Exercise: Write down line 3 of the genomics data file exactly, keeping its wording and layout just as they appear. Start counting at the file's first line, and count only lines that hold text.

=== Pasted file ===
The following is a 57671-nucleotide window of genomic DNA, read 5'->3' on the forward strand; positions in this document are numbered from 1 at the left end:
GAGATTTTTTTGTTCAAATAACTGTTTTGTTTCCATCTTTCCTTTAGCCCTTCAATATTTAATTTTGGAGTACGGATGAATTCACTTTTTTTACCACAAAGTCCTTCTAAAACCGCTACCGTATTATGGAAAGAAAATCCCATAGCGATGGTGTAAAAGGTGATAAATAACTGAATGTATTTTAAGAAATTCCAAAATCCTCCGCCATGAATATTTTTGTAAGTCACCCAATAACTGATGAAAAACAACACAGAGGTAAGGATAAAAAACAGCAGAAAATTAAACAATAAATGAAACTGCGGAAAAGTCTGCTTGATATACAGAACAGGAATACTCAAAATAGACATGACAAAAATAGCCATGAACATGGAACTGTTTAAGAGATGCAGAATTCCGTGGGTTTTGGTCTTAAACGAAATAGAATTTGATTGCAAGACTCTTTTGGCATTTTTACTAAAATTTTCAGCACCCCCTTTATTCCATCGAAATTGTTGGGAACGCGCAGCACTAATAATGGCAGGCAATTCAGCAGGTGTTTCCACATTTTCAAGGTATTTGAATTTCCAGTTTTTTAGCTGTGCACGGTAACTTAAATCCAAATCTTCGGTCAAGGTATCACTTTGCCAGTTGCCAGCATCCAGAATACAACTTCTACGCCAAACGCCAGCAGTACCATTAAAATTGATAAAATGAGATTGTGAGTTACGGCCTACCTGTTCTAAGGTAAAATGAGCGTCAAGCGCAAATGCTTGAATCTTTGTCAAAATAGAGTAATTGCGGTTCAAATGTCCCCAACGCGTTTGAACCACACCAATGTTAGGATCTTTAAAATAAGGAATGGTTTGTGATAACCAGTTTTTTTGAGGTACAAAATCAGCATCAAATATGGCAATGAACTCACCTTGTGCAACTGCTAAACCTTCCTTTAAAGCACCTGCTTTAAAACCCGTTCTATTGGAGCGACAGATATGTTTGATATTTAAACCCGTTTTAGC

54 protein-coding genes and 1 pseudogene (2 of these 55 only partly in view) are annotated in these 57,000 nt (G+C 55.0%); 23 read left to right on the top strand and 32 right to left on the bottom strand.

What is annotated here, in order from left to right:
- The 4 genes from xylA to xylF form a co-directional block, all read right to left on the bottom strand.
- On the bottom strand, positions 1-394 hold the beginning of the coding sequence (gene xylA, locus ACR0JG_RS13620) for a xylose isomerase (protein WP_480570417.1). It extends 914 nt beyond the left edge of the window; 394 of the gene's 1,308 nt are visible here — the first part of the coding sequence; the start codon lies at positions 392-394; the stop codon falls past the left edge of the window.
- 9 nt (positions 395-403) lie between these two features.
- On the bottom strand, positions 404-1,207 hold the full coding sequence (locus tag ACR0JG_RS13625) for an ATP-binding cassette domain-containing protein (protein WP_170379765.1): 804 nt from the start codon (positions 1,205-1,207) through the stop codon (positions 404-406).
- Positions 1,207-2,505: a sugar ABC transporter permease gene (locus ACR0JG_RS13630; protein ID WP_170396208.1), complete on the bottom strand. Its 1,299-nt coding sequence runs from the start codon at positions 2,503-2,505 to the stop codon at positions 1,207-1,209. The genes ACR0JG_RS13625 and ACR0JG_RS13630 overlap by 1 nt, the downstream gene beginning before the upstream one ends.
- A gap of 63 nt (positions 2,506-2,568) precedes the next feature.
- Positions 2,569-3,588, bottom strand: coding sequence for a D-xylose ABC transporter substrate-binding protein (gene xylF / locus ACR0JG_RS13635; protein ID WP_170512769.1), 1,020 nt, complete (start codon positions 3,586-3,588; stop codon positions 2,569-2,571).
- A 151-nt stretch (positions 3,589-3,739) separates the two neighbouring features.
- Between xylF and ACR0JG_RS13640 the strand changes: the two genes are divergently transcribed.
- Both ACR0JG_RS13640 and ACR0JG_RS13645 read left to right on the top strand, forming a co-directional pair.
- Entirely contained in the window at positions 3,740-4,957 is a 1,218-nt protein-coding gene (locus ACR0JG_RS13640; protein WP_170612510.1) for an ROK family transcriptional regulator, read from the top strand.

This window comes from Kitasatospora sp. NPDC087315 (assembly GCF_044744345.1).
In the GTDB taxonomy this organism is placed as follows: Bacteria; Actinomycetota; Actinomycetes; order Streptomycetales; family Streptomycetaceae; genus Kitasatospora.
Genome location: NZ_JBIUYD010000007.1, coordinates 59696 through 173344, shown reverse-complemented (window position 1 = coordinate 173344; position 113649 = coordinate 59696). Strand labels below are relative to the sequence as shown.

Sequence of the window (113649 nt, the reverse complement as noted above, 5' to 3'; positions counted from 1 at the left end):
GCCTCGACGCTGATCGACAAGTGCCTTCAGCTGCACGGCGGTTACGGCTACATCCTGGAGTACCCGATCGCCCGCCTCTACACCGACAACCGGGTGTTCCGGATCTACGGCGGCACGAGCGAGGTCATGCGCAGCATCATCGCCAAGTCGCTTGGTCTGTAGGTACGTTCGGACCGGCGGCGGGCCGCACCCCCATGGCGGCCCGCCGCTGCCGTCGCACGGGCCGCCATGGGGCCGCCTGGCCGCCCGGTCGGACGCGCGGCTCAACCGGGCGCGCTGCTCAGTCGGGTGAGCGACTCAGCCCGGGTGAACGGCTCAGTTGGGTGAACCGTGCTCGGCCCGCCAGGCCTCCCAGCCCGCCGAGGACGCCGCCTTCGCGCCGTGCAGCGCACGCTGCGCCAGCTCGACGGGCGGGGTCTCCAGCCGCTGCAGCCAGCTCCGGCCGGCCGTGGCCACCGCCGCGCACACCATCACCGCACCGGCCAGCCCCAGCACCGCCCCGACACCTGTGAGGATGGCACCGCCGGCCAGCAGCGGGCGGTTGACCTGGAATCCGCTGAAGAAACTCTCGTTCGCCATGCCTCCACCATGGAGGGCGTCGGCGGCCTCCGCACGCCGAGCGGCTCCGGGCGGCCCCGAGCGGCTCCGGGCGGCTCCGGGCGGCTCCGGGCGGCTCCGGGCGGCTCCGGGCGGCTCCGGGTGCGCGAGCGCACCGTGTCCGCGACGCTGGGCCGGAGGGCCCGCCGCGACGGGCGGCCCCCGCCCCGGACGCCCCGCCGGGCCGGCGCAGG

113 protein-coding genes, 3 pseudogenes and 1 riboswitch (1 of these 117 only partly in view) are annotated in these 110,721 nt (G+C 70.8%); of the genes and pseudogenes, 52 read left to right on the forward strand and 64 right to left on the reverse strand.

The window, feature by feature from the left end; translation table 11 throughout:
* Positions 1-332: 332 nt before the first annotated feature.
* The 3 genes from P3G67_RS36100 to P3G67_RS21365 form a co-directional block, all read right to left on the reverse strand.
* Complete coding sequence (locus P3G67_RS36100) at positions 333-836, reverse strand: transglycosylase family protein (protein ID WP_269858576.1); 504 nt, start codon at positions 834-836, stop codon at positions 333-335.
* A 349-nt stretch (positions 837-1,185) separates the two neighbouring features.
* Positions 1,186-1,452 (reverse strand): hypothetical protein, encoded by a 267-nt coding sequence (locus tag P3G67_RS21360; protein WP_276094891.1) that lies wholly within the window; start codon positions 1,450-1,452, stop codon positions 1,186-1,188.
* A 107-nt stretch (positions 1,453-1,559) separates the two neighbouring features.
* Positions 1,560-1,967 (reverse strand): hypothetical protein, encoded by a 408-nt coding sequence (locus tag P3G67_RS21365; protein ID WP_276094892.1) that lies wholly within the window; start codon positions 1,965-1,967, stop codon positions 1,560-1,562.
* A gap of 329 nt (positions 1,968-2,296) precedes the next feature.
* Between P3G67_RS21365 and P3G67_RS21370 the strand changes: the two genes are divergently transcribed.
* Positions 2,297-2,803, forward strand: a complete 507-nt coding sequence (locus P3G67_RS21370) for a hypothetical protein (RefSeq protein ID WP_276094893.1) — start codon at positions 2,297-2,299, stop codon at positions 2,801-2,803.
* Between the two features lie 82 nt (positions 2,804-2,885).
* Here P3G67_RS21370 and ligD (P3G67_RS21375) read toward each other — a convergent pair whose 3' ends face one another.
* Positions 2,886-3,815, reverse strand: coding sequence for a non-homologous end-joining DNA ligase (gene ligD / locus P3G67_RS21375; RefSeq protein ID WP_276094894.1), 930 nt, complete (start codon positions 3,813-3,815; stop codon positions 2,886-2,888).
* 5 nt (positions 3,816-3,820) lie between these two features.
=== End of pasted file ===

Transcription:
54 protein-coding genes and 1 pseudogene (2 of these 55 only partly in view) are annotated in these 57,000 nt (G+C 55.0%); 23 read left to right on the top strand and 32 right to left on the bottom strand.